Producers receive thousands of spec scripts per year. There are inevitably similarities between many screenplays. More than one writer has seen a movie and thought, “They stole my idea.” Even if that is true, however, ideas are not protected; you only get money if they stole the execution of your idea, i.e. they filmed your screenplay with minimal changes.

The downside to filing a copyright with the U.S. Copyright Office is it becomes a public document. That’s right! Anyone can see it once you’ve filed a copyright since you have to include a copy of the work in your filing. And, since ideas are not protected, all someone has to do is take the idea of the screenplay and change it sufficiently, and you get no credit and no money. I suspect this is the reason most spec writers do not file with the U.S. Copyright Office. That thinking is, however, flawed.

The reality is no reputable Producer wants to steal anything. A Producer isn’t going to make enough money off filming a spec script to last the rest of his or her life – not to mention the labor it would take to sift through the millions of filings to find a gem of a screenplay in the first place. Why would they? People are sending them thousands of scripts per year. They’re too busy sifting through those to start sifting the U.S. Copyright filings. Besides, if you’re that good, they want to pay you so you’ll write for them again.

The not-so-secret of Hollywood is there are no new ideas. The only things new are the execution of old ideas. Every movie follows a trope, and every trope has been executed in one way or another. Proving a particular Producer stole your execution is nearly impossible.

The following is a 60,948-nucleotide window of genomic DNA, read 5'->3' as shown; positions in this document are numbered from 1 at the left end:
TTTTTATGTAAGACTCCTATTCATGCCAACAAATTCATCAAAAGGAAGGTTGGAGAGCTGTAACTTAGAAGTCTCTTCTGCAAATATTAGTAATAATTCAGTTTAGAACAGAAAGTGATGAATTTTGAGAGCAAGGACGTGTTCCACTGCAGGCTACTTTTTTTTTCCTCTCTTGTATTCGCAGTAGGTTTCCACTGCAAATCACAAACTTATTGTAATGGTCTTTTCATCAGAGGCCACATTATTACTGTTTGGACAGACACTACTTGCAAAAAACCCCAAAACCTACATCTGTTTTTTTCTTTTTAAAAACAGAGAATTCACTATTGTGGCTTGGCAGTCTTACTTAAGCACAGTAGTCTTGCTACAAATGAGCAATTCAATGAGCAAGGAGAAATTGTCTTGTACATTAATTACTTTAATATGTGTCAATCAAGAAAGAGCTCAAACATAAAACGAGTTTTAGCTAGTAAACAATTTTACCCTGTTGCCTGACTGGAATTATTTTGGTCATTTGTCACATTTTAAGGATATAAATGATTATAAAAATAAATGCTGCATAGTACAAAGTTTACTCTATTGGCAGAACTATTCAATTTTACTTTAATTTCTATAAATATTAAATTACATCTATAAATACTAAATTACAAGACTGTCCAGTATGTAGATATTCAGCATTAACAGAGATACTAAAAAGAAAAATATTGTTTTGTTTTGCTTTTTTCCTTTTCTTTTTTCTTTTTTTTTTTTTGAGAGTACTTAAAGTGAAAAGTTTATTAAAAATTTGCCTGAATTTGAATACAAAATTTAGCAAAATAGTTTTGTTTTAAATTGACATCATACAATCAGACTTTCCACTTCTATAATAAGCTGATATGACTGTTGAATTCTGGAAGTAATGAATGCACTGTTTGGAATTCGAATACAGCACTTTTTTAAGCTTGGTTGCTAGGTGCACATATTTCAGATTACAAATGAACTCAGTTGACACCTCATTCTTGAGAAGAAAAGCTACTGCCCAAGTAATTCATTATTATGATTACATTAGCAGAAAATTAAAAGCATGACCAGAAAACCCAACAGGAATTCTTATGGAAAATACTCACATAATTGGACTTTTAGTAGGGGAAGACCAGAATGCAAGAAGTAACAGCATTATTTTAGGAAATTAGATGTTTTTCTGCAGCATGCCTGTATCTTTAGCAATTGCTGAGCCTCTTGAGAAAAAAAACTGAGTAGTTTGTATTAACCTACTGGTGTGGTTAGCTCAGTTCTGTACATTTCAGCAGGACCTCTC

Some of the biggest movies ever made landed their makers in court for copyright infringement. Look at The Matrix, Frozen, Avatar, and the list goes on. The question in such lawsuits rarely involves the ideas conveyed in the movies. It almost always revolves around the execution of those ideas. And, the writers rarely wins.

When you are ready to start pitching your screenplay you have to decide how much risk there is in someone liking your idea enough to steal it, but not liking your execution enough to pay you. Even if your screenplay is purchased, there will be countless re-writes before principal photography ever starts, and many more after filming begins. Filing with the U.S. Copyright Office may give a reader an idea about the end result, but will rarely, if ever, give away the movie secrets.

Secrecy is a quality rarely found in Hollywood, and even more rarely does as much good as it does harm. File your screenplay with the WGA and other sites if you must (don’t waste your money on that), but understand what you’re giving up by not filing with the U.S. Copyright Office. You’re giving up the ability to recoup real damages if your work is stolen.

The best way to protect yourself is to document you creation process carefully, file a copyright with the U.S. Copyright Office, and research those you intend to pitch. Only pitch to reputable Producers or agents. Too many writers are so excited someone is willing to read their screenplay they fail to do any research on that person. A little research, and a thirty dollar filing with the U.S. Copyright Office can help you avoid a lot of trouble down the road should you see your screenplay on the big screen some day.

Michael Selby is guest writer for Script Society. He is an attorney turned screenwriter who has extensive knowledge of the legal aspects of screenwriting. He has recently sold a spec script of his own.